Q&A with KnitKnit Author Sabrina Gschwandtner (Fall, 2007) 

(Note: To see a gallery of images from this book, click here.) 


When you first started KnitKnit as a zine, did you ever imagine it would someday inspire a big, glossy hardcover book?

Not when I started the zine. Initially I made it for myself because I wanted to archive good friends within a knitting circle and think about the intersection between art and craft. I didn’t think about distribution numbers or a vision for a book until after the sixth issue.

What sparked your idea to interview 27 of today’s most innovative knitters and compile their stories into one book?

Basically, I wanted to represent all the different things knitting can be and the range of craft that can be created. Once I found a collective group of artists willing to be portrayed as they really are in their private work areas, I could capture how their craft evolved.

Did you share a connection with any of these artists? Were there any that you found particularly inspirational?

I had a connection with all of them. I marveled at Althea Merback’s ingenuity, her approach to knitting, and use of color. I was really inspired by Rachael Matthews’s ability to create public events in London. Up to 4,000 people would show to these unusual events. They are spectacles—thousands of people knitting amongst each other within a public space, creating a large knitting circle. It really made me think about why knitting is so popular.

Why do you think knitting is so popular?
I think there is a connection between war and knitting. It becomes so popular at times of war. People need to feel safe. It’s a form of distraction—their hands are busy, their minds are concentrating, and they’re comfortable. It creates a therapeutic process.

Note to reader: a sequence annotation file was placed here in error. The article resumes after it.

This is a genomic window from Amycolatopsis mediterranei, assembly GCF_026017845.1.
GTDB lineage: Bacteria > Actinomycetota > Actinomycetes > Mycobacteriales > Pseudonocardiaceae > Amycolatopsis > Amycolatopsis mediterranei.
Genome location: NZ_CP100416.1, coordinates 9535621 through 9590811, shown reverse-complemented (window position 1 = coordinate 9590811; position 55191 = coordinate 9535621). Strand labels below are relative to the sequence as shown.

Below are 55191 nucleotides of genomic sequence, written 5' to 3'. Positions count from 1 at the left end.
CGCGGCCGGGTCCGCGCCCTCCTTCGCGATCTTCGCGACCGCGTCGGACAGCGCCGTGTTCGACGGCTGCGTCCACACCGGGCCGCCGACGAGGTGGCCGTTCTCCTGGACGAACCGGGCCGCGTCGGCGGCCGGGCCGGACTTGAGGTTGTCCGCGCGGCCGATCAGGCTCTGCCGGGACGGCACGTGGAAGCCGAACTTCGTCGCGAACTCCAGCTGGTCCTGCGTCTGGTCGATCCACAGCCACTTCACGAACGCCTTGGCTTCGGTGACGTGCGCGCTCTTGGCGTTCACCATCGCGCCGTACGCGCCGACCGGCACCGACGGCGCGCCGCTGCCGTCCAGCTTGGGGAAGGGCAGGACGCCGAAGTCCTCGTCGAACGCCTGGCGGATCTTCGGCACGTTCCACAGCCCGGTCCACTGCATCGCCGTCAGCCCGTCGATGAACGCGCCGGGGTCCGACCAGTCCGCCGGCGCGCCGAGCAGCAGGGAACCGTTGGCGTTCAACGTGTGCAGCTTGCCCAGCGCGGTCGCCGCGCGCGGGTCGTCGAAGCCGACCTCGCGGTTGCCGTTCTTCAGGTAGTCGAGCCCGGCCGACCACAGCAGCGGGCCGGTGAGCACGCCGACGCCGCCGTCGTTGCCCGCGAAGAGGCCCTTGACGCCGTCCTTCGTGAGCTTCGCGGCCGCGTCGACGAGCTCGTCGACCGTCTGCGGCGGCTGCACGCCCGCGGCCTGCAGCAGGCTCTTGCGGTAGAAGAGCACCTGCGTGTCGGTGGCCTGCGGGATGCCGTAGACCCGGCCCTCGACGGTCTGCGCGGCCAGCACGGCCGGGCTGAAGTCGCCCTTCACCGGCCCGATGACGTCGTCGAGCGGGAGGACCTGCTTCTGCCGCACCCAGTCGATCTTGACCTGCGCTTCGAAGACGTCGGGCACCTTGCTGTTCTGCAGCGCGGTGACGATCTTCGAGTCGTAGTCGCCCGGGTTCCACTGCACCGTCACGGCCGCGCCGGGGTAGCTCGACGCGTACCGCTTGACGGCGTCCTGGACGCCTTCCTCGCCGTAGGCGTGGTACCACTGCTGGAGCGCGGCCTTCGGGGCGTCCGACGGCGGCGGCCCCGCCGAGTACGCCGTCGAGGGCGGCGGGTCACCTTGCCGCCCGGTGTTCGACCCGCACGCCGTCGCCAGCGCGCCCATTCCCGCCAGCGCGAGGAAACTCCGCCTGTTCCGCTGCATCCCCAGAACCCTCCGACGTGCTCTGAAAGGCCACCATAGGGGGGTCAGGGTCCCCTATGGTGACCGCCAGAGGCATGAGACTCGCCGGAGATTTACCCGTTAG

Why is it important to examine knitting as both art and craft?

Knitting has the potential to be a handcraft and subvert what people think of as art. It’s interesting to see how powerful knitting can be in the public sphere and the reaction it can receive. It’s not only a high-class craft. People can now use cheaper acrylic yarn to create political protest and expression. This gives knitters a wide range of use.

Each person profiled in KnitKnit submitted a project to accompany his or her profile. Did you give them any specific criteria to follow? Did you find that any of them struggled to select one piece to represent the body of their work?

I gave them a lot of freedom to create something new. One artist wanted to work with recycled materials, another wanted to design garments for all body types. Dave Cole had trouble translating his immense project, Fiberglass Teddy Bear, into a pattern and became frustrated. I had to push him to finish, but once he completed his pattern it came out perfect, without a need for revisions.

What was your greatest challenge in writing and producing KnitKnit?
The whole process was hard. Traveling was especially hard since the budget was tight. There were times when Kiriko Shirobayashi, the photographer, and I were dragging ourselves to photo shoots to complete the project. I also had to learn how to manage the knitters. Every three days I would have to follow-up with them for project updates. Some knitters almost missed their deadlines.

In Spring ’07, The Museum of Arts and Design in New York City held an exhibition featuring many of the pieces seen within the pages of KnitKnit. Describe the public’s reaction to this often unusual and at times controversial work?

A hundred thousand people came to see the show! There was a phenomenal response. I had mostly positive reviews and some critical, but I was expecting something deeper. I wanted reviewers to question why there are more knitters . The response from the visitors to the exhibit was more personal. There were instances where WWII victims wrote about their war experiences in my autograph book. One woman, an American Red Cross volunteer during WWII, remembers having to knit for soldiers and has since then hated knitting.

What message do you hope readers take away from this book?
Knitting can be anything from a form of graffiti, gift, clothing, protest, performance, and sculpture. It is an empowering tool that allows people to think of social space.